Corporate Criminal Liability for Homicide: A Statutory Framework

James Harlow


September 21, 2011

Duke Law Journal, Vol. 61, No. 1, p. 123, 2011

Since the nineteenth century, judges, legislators, prosecutors, and academics have grappled with how best to accommodate within the criminal law corporations whose conduct causes the death of others. The result of this debate was a gradual legal evolution towards acceptance of corporate criminal liability for homicide. But, as this Note argues, the underlying legal framework for such liability is ill fitting and largely ineffective. Given the public benefit that would accrue from a clearly defined and potent liability scheme, this Note proposes a model criminal statute that would hold corporations directly liable for homicide. The proposed statute draws upon basic precepts of corporate criminal liability, as well as legislative developments in the United Kingdom and the insights of organizational theory. Ultimately, this Note argues that a statutory scheme would allow prosecutions of corporations for homicide to proceed more accurately, effectively, and fairly.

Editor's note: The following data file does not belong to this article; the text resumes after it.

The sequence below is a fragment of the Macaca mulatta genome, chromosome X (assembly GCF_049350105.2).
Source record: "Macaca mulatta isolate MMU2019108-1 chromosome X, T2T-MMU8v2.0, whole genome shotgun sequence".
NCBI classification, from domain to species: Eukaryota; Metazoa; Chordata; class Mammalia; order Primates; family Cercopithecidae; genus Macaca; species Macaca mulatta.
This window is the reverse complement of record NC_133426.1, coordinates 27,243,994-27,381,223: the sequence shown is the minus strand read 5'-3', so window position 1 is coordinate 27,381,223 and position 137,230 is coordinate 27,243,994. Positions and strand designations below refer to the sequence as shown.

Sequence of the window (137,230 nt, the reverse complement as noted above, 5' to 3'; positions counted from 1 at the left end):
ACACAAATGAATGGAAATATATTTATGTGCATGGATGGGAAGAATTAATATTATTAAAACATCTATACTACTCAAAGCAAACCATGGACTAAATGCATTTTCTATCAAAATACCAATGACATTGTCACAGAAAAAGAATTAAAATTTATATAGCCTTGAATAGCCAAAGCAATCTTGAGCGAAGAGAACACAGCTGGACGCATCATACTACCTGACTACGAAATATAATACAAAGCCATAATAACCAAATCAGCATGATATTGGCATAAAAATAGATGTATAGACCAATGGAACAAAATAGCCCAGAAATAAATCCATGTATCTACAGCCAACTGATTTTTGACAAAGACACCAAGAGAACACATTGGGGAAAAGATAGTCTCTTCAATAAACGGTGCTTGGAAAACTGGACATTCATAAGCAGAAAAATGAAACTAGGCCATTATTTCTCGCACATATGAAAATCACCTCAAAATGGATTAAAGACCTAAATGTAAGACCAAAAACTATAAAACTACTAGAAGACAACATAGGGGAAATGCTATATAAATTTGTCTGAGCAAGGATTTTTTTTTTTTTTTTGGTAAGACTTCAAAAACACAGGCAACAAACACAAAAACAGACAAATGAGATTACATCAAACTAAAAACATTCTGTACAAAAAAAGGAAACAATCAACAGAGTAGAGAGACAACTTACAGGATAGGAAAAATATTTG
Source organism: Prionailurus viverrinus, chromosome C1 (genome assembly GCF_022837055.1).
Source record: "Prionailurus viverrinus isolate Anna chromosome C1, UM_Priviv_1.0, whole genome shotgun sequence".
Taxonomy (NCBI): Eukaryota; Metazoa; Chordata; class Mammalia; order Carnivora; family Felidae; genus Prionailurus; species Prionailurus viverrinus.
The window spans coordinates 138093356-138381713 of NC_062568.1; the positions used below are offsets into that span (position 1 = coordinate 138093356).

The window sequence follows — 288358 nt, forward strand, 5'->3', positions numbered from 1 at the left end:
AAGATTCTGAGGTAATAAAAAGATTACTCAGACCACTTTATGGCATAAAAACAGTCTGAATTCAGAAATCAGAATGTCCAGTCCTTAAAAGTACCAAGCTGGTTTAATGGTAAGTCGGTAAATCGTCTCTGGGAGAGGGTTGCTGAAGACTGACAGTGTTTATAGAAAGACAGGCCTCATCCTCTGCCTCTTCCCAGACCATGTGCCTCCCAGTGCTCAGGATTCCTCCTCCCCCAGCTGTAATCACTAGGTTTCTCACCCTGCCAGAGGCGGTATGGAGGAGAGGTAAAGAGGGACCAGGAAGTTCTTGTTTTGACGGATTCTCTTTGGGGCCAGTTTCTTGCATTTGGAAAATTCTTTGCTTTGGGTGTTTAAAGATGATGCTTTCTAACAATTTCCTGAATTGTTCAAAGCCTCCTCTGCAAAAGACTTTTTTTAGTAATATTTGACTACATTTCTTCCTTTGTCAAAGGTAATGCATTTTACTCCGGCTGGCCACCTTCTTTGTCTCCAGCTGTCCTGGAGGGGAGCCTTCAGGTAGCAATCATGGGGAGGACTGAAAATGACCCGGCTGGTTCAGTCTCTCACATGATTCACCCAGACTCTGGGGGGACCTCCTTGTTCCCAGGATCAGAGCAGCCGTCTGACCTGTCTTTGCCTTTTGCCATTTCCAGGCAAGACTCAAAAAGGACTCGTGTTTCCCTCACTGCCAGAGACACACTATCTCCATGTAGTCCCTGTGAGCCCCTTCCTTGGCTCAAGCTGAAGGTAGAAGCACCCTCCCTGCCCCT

Number of Pages in PDF File: 44

Keywords: Criminal Law, Corporations, Corporate Criminal Liability, Comparative Law, Homicide, Legislation, Legal History

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Date posted: September 24, 2011 ; Last revised: October 18, 2011

Suggested Citation

Harlow, James, Corporate Criminal Liability for Homicide: A Statutory Framework (September 21, 2011). Duke Law Journal, Vol. 61, No. 1, p. 123, 2011. Available at SSRN: https://ssrn.com/abstract=1932843

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James Harlow (Contact Author)
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